This document is now extracted from the equivalent page in the W3C wiki, where contributions from the larger community are more than welcomed. Many thanks to those who already contributed to this updated version!

The next iteration of this document will be provided end of August, and will include also a first gap analysis of missing features in the Web platform, based on the our series of interviews, and in general, feedback from the community at large. Stay tuned!





When the Web calls in. Hello Sidney.

6 05 2011

Scream posterCould Scream movie characters rely solely on Web standards? Impossible… as of today! There is no standard way to make phone calls from your Web browser without having to install a plugin or some other proprietary artifact. Things are about to change though.

W3C just announced the Web Real-Time Communications Working Group (or Web RTC WG), chartered to define client-side APIs to enable Real-Time Communications in Web browsers. In short and clear, the group is to enable audio/video calls directly from within your Web browser, using inter-operable technologies.

As for audio, this exciting work is certain to benefit mobile phones be it only because these devices have been intended for calls from the very beginning. On top of shooting a Web standard friendly sequel to Scream, combining mobile devices, social networks and real-time communications opens up a myriad of possibilities, so get ready for an evermore immersive and connected experience!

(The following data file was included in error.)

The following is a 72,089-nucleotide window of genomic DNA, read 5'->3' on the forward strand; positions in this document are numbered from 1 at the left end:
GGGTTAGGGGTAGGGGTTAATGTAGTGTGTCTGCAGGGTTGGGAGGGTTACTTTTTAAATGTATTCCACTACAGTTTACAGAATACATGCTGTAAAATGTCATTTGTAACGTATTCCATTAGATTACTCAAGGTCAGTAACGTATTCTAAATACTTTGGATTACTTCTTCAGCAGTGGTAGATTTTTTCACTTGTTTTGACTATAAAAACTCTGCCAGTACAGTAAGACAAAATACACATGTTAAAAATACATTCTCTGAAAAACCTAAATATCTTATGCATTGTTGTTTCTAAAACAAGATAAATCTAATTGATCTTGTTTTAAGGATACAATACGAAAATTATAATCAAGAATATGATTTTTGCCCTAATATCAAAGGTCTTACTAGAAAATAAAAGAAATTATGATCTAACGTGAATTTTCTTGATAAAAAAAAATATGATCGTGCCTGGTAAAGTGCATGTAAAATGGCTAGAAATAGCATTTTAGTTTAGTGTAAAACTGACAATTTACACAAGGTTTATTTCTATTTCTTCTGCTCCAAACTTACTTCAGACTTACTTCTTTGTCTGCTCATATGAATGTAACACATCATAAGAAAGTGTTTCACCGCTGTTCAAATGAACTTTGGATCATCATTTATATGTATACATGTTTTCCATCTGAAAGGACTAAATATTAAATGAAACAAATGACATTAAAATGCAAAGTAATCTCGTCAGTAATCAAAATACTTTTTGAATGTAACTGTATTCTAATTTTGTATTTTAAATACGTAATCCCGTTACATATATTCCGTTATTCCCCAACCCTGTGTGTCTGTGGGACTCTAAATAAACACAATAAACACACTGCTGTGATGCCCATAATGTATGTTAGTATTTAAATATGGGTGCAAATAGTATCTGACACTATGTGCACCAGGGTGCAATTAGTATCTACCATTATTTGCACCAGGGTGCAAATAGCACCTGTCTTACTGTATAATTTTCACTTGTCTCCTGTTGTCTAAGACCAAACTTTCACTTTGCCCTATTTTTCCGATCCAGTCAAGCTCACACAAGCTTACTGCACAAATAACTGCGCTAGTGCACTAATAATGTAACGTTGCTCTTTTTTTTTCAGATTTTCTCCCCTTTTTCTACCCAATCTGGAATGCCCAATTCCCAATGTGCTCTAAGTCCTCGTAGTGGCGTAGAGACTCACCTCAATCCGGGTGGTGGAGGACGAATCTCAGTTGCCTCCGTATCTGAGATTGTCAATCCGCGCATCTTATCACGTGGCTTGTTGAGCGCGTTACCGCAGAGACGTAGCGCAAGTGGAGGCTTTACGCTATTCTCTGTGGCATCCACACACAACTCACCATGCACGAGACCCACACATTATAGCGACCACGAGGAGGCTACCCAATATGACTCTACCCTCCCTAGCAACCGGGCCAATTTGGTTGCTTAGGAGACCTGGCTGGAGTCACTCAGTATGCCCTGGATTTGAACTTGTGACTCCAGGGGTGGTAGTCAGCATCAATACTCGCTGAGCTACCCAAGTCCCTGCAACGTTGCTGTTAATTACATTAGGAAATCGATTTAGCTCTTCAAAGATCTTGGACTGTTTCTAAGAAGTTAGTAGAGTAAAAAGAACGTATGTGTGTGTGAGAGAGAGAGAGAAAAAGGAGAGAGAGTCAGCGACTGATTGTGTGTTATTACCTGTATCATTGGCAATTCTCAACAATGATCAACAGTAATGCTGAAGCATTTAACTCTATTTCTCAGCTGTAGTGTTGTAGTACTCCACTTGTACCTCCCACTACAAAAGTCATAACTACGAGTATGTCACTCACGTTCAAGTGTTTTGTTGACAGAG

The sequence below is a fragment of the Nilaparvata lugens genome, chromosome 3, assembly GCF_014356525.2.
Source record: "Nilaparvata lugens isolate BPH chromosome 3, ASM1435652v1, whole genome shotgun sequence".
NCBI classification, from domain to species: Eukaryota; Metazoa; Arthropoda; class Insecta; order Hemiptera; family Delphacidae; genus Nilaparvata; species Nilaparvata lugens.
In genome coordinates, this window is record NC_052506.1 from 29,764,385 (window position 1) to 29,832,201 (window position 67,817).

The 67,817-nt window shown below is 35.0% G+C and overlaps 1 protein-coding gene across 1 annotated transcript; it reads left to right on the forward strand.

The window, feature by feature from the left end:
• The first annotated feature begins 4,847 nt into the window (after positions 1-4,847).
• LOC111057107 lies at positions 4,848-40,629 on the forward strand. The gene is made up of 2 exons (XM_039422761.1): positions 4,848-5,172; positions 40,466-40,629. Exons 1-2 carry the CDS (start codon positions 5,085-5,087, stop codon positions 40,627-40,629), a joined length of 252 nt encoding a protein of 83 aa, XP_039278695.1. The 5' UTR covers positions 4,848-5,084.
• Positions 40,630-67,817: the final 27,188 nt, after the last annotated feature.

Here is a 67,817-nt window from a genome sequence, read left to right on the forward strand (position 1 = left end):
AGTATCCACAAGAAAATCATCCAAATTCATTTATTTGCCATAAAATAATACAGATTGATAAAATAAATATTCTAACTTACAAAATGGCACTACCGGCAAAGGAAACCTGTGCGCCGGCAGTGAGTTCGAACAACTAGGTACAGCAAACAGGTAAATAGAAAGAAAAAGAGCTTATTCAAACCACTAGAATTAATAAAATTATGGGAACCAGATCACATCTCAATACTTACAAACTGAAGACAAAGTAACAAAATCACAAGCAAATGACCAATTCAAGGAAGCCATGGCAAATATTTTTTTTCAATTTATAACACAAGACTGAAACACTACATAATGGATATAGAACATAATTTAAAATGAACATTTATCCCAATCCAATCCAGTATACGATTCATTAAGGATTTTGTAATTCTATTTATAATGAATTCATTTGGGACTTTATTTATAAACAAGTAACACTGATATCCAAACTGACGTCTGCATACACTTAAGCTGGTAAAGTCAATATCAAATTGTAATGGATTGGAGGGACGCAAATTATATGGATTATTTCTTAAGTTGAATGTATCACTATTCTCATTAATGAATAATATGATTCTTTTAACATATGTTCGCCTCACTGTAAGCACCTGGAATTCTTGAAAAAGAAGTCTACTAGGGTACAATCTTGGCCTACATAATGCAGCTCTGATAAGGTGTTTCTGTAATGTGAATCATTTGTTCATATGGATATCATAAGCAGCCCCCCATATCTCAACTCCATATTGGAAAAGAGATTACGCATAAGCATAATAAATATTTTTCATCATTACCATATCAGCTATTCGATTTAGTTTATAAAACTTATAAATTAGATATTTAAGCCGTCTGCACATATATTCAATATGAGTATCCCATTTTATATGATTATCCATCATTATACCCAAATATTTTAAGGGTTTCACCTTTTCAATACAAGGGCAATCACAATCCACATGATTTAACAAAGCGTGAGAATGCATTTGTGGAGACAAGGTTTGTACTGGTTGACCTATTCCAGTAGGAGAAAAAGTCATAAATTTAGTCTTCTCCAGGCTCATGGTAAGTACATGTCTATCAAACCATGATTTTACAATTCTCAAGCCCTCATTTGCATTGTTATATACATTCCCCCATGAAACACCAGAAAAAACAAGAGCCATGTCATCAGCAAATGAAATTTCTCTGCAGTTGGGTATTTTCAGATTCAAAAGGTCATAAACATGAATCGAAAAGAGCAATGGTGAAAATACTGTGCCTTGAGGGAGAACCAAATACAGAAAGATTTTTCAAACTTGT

The Web RTC group got created as a result of exploration discussions at the RTC Web Workshop back in October 2010. It will work in close relationship with the IETF Real-Time Communication WEB group to ensure compatibility between the API functions that the W3C group will work on and the Profile that the IETF group will define.

Instructions to join the group are available.





The Web in full stereo

6 04 2011

A couple weeks ago, W3C announced the creation of a new Working Group, the Audio Working Group.

This group has been chartered to bring more advanced audio capabilities to the Web platform.

HTML5 already provides a useful <audio> element, with a scriptable interface to control how audio resources can be played.

The additional APIs that this new group will develop adds capabilities to process and synthetize audio streams in JavaScript.

This work is based on exploration work made in the W3C Audio Incubator Group, and some early experimental implementations of related APIs are already available in Firefox and Chrome.